Home' Australian Pharmacist : Australian Pharmacist August 2015 Contents Australian Pharmacist August 2015 I ©Pharmaceutical Society of Australia Ltd.
CONTINUING PROFESSIONAL DEVELOPMENT
signs and symptoms of CNS depression,
the infant should also be assessed.
If opioid toxicity is suspected based on
clinical signs and symptoms, the mother
and infant should have morphine level
19 For example,
breastfed neonates would typically
have a maximum plasma morphine
concentration of 2.2 ng/mL following
maternal administration of 60 mg
codeine daily. This maximal level is
likely to be exceeded in individuals with
ultra-rapid CYP2D6 metabolism.
We have primarily considered
breastfed infants in this article but
pharmacogenomics is also relevant
when considering vulnerability
to harmful effects before birth,
as reviewed elsewhere, and for children
prescribed codeine for minor or
intermediate surgical procedures such
as tonsillectomy for sleep apnoea,
which can make children acutely
sensitive to the respiratory depressant
effects of codeine.36,37
While CYP2D6 genotype testing has
not been readily accessible in the past,
it is available in Australia through some
accredited pathology laboratories
and, as discussed in a recent article
(see Australian Pharmacist, May 2015),
is also being piloted in a small selection
of Australian pharmacies.
Campbell et al39 propose that codeine
dose recommendations may need to
be adjusted depending on a patient’s
CYP2D6 metabolism type. The Clinical
Consortium (CPIC) guidelines suggest
that, for poor metabolisers, codeine
should be avoided due to lack of efficacy
and replaced by alternative analgesics
not affected by CYP2D6 genotype.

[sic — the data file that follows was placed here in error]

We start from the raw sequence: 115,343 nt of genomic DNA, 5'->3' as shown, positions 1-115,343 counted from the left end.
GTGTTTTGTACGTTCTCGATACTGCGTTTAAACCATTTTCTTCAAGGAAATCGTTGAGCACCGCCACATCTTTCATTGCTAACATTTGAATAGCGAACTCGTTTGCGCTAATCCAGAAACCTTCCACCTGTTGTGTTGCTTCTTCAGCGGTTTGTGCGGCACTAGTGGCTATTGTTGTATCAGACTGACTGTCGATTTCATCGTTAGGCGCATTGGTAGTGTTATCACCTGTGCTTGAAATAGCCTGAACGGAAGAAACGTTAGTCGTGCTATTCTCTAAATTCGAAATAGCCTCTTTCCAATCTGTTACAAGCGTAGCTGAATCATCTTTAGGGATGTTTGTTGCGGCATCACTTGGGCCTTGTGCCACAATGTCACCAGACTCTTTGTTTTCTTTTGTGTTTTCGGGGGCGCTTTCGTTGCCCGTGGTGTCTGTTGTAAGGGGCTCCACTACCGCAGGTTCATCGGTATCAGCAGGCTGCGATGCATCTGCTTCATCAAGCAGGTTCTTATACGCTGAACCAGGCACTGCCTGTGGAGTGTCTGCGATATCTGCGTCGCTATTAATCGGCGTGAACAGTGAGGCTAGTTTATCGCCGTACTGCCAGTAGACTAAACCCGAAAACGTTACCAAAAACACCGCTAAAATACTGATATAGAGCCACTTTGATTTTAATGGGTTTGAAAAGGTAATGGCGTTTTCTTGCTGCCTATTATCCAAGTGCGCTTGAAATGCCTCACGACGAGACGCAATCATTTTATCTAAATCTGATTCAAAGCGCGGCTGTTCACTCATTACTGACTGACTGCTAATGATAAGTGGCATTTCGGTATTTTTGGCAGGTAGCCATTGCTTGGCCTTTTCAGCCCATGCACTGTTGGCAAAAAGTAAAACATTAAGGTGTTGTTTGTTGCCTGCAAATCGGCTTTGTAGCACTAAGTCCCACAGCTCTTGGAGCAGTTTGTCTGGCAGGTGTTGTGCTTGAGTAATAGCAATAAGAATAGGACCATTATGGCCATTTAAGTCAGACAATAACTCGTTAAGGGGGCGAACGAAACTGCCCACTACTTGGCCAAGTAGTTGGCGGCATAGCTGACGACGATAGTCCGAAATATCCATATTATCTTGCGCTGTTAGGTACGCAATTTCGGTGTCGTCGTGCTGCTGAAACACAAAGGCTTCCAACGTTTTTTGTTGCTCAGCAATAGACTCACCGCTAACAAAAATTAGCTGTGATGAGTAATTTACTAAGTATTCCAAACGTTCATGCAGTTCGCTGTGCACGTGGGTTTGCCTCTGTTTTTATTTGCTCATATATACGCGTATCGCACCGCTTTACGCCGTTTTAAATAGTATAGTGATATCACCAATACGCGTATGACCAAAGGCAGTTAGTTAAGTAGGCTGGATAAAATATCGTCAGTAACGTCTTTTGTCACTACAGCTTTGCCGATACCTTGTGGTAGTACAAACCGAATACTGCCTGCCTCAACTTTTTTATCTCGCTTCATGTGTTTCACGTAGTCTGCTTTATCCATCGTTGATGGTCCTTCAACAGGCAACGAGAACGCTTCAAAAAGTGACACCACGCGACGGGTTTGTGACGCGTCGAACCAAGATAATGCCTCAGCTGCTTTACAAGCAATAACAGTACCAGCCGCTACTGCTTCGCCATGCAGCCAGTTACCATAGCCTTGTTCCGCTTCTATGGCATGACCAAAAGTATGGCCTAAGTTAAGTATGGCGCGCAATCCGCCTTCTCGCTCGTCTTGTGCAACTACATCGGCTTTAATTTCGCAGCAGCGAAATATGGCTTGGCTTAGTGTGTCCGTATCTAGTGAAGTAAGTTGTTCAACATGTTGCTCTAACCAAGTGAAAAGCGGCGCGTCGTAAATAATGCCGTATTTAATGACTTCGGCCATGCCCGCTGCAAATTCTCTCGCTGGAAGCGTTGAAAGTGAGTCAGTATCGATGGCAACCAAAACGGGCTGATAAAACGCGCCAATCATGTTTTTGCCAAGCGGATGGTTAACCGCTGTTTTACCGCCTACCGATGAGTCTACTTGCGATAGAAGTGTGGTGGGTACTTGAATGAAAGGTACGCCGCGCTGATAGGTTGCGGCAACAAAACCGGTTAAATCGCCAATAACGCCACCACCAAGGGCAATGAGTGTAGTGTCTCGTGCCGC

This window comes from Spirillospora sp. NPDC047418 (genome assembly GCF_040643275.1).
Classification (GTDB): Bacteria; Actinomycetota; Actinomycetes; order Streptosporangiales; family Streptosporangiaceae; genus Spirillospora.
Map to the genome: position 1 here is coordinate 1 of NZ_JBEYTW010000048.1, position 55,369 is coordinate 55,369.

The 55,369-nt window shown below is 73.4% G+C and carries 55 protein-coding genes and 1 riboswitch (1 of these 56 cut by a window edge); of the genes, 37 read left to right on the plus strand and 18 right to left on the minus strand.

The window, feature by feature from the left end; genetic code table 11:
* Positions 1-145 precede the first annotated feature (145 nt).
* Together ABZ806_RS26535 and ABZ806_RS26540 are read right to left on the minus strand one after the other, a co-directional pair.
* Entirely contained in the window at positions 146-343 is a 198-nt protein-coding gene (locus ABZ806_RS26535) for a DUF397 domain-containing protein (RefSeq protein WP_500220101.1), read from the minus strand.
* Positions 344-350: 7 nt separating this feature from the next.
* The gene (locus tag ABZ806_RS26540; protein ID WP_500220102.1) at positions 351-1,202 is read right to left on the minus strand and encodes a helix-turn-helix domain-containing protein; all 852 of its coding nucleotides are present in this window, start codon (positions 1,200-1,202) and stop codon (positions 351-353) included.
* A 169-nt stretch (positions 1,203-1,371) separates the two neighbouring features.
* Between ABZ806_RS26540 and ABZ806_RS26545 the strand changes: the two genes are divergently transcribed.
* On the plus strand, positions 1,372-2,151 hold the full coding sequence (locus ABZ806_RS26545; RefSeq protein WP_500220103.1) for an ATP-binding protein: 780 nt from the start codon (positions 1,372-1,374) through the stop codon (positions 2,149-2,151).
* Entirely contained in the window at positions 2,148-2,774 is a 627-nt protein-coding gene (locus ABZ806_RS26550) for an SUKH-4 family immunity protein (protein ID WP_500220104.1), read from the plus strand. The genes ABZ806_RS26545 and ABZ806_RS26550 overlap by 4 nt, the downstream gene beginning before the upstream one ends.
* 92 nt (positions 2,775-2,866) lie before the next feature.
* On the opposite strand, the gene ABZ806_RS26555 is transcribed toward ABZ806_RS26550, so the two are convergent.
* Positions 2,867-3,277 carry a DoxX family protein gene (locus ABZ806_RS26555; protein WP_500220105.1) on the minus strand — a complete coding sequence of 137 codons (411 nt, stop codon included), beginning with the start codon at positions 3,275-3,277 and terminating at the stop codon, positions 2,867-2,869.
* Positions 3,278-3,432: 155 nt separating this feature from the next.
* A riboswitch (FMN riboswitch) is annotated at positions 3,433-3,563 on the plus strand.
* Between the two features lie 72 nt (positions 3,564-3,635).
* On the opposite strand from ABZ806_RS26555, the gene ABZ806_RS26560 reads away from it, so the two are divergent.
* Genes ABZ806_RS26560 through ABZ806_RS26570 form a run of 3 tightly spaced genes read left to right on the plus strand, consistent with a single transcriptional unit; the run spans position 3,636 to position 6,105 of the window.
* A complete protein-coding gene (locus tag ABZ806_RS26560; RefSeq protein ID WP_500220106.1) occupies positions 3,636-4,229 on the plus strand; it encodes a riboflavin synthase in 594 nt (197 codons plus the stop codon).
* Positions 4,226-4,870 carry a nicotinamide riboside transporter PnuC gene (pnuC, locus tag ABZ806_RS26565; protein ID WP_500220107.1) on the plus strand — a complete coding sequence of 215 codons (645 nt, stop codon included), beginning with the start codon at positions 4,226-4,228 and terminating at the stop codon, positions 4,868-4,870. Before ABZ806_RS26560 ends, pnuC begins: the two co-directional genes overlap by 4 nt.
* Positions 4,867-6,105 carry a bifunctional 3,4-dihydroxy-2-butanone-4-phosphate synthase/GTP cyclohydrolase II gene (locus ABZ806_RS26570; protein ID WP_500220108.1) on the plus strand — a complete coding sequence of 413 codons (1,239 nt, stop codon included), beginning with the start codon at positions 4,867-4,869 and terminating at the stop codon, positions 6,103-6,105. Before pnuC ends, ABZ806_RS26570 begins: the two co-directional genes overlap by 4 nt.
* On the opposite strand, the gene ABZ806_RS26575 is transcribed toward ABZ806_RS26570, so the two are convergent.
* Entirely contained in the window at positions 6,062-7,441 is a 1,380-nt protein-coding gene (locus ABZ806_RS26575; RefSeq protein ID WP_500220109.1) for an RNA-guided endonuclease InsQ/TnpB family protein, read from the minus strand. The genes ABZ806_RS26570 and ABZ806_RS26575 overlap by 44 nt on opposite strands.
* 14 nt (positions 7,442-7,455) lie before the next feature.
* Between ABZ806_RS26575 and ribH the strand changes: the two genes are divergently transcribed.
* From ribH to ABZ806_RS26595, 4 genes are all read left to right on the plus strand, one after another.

For intermediate metabolisers failing to
respond to standard doses, alternative
analgesics including non-opioids or
morphine could be considered.2,8 Standard
codeine doses based on age and weight
may be used for extensive metabolisers.
For ultra-rapid metabolisers, where
long-term or chronic use may be
potentially dangerous, alternative
analgesics not affected by the individual’s
genetic variants are recommended to
prevent potential toxicity.
Further research is needed to assess
the clinical utility, potential error rates2
and cost effectiveness of widespread
CYP2D6 genotype testing post-partum.
While discrimination by health insurers
or others is unlikely in this context, how
genotyping test costs will be covered
remains to be determined.
Following discharge from hospital
post-partum, pharmacists need to
remain vigilant when breastfeeding
mothers present with prescriptions
and over-the-counter (OTC) requests
for codeine. Providing individualised
counselling regarding the potential
risks versus the benefits of codeine
use during breastfeeding is essential.
Patient education is critical as a
preventive strategy to avoid neonatal
adverse outcomes when codeine is
prescribed to lactating women.
Case scenario continued
Morphine level testing of the mother and
infant were performed, which indicated
higher than normal levels. Hospital staff
notified the woman’s general practitioner
(GP) and obstetrician who ceased
codeine and commenced diclofenac
suppositories. The infant’s condition
improved over the next couple of days.
Prior to discharge the mother was
counselled that one possible reason
for her infant’s response to codeine
could be due to the way in which her
body metabolises codeine. She was
also alerted to the possibility that her
body may respond inappropriately to
certain other drugs and to seek medical
advice prior to taking any medicines in
Useful information sources
• Mothersafe – 02 9382 6539 (Sydney
metropolitan area), 1800 647 848
• Therapeutic Guidelines – Drugs and
their categories in pregnancy and
breastfeeding. At: www.tg.org.au
TAKE HOME MESSAGE
• Expanding knowledge of
may play an increasingly significant
role in drug selection.
• In the future, pharmacogenomics
may facilitate the development of
personalised medicine to prevent
potential adverse outcomes for both
the mother and infant.
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